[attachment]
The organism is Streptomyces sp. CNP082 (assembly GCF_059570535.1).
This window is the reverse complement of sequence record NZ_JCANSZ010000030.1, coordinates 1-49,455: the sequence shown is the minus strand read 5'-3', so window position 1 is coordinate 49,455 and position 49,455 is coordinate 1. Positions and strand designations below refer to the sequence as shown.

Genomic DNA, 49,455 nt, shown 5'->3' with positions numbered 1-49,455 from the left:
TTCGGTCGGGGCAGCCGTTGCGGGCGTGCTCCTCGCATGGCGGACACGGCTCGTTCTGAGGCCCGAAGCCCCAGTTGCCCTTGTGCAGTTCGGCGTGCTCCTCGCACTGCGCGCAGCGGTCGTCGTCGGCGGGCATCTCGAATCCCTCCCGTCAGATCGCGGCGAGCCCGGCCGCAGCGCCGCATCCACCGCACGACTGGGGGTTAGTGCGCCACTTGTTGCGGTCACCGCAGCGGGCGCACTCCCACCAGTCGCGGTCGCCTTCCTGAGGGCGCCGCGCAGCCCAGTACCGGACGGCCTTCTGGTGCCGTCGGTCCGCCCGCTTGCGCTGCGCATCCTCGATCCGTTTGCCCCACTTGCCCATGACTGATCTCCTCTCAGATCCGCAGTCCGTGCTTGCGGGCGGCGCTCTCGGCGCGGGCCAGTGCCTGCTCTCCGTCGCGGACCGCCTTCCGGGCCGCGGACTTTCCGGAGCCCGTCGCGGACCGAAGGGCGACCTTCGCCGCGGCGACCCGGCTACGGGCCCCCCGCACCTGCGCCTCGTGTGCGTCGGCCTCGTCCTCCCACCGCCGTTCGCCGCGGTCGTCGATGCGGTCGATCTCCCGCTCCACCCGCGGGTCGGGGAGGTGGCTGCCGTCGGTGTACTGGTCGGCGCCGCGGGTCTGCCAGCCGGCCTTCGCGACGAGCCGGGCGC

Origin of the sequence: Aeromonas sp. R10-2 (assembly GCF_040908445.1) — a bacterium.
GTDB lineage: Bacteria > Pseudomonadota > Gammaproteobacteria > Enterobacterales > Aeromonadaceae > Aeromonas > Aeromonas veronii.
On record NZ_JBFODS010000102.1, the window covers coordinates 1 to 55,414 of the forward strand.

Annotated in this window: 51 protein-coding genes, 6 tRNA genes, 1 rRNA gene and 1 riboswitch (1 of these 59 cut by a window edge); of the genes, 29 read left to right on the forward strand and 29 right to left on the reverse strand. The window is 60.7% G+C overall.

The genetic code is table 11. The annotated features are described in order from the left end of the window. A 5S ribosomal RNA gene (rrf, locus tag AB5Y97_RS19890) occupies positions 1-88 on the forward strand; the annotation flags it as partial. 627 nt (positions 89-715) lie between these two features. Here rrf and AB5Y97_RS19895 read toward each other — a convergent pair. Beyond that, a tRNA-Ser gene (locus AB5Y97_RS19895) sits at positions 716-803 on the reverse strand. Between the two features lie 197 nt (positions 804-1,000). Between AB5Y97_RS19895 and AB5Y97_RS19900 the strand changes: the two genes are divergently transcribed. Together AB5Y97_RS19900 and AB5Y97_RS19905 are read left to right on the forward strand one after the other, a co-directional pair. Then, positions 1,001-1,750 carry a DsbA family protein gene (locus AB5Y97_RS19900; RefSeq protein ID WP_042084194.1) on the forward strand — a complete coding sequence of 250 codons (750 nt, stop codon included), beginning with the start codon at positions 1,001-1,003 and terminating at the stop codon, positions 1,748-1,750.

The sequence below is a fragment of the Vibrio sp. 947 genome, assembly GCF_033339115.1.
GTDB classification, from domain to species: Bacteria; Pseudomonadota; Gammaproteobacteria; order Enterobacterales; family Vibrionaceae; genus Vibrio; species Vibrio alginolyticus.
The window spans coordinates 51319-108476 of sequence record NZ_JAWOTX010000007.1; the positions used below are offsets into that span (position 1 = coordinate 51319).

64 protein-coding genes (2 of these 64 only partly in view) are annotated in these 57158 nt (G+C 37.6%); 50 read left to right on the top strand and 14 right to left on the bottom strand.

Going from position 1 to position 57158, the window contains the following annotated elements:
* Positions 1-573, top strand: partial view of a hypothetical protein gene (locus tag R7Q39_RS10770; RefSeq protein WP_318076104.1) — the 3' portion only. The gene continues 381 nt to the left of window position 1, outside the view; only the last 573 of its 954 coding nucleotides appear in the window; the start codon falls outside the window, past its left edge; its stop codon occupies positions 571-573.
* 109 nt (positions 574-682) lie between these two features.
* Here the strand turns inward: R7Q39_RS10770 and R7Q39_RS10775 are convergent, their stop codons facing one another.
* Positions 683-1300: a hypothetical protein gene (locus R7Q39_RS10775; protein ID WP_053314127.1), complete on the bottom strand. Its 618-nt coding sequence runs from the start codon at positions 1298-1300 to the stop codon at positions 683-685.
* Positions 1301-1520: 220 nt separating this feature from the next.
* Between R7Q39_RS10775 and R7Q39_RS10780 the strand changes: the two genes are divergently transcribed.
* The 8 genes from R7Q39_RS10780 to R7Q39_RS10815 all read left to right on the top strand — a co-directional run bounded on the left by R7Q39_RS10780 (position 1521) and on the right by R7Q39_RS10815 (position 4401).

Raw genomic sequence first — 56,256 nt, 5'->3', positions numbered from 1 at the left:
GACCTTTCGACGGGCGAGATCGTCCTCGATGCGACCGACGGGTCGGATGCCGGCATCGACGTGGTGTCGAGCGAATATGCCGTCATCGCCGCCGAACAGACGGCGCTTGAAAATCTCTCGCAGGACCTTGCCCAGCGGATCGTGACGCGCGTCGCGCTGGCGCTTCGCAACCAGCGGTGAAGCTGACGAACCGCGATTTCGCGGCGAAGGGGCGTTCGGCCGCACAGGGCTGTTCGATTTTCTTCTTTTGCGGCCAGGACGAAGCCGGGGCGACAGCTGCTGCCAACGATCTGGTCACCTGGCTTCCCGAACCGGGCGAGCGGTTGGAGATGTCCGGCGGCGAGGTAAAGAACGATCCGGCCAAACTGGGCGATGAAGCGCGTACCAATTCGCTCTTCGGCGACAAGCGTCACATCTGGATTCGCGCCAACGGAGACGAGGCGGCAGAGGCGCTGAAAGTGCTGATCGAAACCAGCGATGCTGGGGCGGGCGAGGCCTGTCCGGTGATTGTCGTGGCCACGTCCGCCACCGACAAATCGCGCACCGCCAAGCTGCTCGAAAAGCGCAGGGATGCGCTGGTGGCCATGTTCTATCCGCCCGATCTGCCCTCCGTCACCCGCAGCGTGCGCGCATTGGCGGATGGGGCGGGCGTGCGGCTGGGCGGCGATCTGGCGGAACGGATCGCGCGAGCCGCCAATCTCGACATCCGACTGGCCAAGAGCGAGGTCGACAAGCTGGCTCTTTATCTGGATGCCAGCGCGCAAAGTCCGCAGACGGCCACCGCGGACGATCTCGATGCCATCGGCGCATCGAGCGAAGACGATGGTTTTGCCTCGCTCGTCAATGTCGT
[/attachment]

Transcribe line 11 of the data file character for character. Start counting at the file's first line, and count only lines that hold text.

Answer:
GTDB classification, from domain to species: Bacteria; Pseudomonadota; Gammaproteobacteria; order Enterobacterales; family Vibrionaceae; genus Vibrio; species Vibrio alginolyticus.